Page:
I asked her if life-style diseases were a punishment or the natural consequence of poor lifestyle choices, to which she replied the latter. I explained that natural justice was just like that. Poor choices resulted in consequences. Better serving choices created better serving results. Touch a hot stove and you burn your finger. No one is punishing you, it’s the natural consequence of that decision. Sometimes we are fortunate enough that someone has helped us to become aware of the consequences of touching a hot stove, and being informed, we avoid getting hurt. But if we are ignorant to that piece of knowledge, we typically suffer the consequences quite naturally.
Bullying, like touching a hot stove, is all about ignorance. Burn your finger once and typically you’ll avoid doing it again. In the case of natural justice, continue to be a bully and suffer the ‘natural justice’ that accompanies that, and you’ll stop doing it. The challenge in this is working out what expression of natural justice can be applied to a behaviour, as in this case, bullying. This is where form and content need to be understood. The common denominator between the lad’s relationship to his mother and his relationship as a driver to other people on the road, is respect. These two diverse relationships dynamics are different forms of a common core issue, which is the need for respect. Respect is the content, his mother and driving are the forms in which it’s either expressed or isn’t.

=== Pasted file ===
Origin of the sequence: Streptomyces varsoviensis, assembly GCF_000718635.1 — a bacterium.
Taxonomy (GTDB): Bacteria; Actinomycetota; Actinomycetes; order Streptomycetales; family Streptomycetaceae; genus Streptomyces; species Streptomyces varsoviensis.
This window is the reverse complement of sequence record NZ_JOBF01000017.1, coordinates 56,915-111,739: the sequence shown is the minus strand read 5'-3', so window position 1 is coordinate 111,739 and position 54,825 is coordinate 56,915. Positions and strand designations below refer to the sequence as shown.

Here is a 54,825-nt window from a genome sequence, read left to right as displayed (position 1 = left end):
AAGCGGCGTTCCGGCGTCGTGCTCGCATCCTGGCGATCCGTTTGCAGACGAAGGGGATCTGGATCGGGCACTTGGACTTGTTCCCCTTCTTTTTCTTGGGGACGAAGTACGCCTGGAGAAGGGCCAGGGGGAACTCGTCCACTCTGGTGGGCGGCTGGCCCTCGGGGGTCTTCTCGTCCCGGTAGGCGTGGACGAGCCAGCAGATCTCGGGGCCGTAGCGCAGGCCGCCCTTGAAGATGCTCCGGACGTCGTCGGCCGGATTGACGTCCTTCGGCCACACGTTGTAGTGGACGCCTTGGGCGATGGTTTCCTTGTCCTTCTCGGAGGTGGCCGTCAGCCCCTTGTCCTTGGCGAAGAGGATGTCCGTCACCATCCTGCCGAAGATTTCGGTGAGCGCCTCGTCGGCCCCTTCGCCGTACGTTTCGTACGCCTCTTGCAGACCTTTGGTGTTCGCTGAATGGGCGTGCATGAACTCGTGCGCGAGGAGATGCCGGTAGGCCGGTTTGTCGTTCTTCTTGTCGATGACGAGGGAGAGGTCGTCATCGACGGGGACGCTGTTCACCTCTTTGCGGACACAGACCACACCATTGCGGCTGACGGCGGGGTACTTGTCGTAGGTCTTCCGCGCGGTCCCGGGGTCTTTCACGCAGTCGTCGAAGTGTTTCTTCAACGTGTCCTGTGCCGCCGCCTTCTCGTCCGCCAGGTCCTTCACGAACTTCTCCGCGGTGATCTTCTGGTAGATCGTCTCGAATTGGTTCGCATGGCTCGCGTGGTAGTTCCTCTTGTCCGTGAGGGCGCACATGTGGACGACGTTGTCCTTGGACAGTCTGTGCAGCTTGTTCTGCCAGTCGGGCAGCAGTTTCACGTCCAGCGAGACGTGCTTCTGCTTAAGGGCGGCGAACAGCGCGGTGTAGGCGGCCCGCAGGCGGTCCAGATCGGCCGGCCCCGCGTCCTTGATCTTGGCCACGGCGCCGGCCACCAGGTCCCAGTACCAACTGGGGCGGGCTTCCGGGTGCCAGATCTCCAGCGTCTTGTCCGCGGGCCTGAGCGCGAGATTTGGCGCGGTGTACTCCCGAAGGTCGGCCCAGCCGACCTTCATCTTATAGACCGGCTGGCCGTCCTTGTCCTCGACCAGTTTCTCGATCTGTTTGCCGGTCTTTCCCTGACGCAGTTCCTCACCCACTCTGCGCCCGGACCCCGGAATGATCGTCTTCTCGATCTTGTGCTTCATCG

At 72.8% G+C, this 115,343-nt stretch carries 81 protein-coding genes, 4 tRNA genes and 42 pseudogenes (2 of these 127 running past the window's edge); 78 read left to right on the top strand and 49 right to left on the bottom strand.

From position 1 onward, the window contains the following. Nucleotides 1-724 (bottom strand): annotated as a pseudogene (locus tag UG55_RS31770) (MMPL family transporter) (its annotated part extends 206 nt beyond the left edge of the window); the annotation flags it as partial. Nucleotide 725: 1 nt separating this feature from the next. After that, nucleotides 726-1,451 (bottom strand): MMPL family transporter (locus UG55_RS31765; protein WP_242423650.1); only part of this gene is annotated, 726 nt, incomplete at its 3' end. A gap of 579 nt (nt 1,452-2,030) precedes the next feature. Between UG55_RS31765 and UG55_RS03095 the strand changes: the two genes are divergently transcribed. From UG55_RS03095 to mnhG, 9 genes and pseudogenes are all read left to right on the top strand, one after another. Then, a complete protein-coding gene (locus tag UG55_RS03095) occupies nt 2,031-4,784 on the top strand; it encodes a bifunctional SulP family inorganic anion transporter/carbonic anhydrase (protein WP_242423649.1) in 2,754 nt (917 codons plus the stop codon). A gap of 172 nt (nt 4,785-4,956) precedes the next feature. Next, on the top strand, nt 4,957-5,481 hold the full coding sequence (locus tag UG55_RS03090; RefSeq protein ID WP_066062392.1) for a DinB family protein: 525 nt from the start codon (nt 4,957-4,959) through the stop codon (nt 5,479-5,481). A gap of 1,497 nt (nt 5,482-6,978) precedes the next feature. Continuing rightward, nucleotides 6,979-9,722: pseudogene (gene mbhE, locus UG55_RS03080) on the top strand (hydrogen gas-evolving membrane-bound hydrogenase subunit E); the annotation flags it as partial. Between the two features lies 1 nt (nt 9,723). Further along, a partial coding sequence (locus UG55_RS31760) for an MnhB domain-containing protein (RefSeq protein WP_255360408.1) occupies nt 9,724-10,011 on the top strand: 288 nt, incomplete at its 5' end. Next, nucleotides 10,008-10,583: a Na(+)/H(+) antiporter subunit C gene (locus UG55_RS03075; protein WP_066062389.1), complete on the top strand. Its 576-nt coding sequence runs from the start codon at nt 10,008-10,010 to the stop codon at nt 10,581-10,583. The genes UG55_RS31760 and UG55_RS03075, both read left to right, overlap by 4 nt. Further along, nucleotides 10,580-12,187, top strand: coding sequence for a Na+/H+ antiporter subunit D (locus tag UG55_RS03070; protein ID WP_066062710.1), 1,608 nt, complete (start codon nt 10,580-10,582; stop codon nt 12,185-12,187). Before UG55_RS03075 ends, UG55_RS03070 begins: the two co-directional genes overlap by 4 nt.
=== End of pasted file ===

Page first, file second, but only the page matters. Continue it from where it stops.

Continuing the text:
To drive safely on the roads, one has to possess respect. Respect of the road rules, other drivers, driving conditions etc. because failure to be respectful will have consequences, possibly dire. If you can’t show respect on the roads, social justice demands that you lose your licence and lose the privilege to drive. I suggested to this mother that she could institute a similar approach to the lack of respect that he showed her. She could explain that since being a safe driver was grounded in respect, it would make sense that any lack of respect including what was shown to her would see him lose the privileged to drive, thus stopping him accumulating the hours he needed.